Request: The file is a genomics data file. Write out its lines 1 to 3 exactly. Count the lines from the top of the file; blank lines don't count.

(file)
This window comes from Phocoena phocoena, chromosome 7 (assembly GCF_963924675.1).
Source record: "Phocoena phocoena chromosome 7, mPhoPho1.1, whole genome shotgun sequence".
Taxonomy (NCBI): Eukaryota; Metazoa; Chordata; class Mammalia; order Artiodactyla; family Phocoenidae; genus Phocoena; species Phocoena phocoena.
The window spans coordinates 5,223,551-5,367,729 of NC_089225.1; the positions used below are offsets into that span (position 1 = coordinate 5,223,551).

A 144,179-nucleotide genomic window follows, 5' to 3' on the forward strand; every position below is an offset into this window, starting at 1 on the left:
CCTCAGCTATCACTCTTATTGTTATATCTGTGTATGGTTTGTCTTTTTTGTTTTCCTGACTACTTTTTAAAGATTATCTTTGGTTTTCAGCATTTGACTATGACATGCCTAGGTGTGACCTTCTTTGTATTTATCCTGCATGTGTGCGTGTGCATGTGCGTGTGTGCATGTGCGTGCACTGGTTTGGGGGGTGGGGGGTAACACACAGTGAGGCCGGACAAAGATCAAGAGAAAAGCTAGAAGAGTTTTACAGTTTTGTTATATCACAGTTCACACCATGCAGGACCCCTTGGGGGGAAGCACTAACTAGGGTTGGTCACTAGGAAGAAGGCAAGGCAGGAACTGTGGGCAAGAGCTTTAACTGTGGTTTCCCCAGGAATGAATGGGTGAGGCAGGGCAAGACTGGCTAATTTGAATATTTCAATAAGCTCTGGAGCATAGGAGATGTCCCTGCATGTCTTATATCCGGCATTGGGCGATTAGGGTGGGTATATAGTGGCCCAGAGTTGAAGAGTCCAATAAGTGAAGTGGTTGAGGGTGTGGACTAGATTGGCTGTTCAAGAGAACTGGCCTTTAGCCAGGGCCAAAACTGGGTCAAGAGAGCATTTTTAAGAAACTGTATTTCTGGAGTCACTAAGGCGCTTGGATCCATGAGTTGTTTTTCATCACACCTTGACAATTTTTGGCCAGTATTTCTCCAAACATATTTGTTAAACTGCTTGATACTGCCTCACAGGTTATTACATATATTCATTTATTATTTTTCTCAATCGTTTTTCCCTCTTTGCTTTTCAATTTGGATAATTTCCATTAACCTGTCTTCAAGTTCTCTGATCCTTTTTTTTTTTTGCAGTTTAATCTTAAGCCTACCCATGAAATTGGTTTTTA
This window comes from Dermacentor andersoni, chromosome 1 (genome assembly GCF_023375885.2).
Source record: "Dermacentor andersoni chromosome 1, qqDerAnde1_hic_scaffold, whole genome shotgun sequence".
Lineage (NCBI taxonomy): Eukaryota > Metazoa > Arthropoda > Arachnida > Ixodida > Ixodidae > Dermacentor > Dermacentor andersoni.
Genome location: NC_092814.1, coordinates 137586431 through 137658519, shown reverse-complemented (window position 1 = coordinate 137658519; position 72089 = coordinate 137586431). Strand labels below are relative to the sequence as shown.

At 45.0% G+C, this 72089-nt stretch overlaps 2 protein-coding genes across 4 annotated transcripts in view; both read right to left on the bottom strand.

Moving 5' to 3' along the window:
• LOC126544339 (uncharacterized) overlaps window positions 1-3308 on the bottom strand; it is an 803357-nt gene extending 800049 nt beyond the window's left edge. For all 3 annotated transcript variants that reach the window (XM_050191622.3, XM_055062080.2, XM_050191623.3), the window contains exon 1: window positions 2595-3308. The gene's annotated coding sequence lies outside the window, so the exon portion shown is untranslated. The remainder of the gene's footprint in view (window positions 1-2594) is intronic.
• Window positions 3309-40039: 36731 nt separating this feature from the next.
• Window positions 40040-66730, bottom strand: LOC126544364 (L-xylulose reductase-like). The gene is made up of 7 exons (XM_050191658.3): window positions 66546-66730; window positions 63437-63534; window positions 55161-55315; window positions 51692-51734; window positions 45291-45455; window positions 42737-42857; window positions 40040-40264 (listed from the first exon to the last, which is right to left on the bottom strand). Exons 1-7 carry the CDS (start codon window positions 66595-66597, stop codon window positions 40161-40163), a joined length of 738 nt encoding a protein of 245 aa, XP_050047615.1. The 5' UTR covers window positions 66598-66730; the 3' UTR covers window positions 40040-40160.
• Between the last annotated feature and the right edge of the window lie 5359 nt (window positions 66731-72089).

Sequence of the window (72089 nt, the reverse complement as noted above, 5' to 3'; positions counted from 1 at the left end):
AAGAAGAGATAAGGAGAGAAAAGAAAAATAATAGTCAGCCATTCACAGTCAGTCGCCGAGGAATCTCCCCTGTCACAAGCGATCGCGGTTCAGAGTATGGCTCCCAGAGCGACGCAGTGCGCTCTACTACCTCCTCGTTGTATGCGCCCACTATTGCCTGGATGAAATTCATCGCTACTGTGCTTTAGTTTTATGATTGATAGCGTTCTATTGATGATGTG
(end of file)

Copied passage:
This window comes from Phocoena phocoena, chromosome 7 (assembly GCF_963924675.1).
Source record: "Phocoena phocoena chromosome 7, mPhoPho1.1, whole genome shotgun sequence".
Taxonomy (NCBI): Eukaryota; Metazoa; Chordata; class Mammalia; order Artiodactyla; family Phocoenidae; genus Phocoena; species Phocoena phocoena.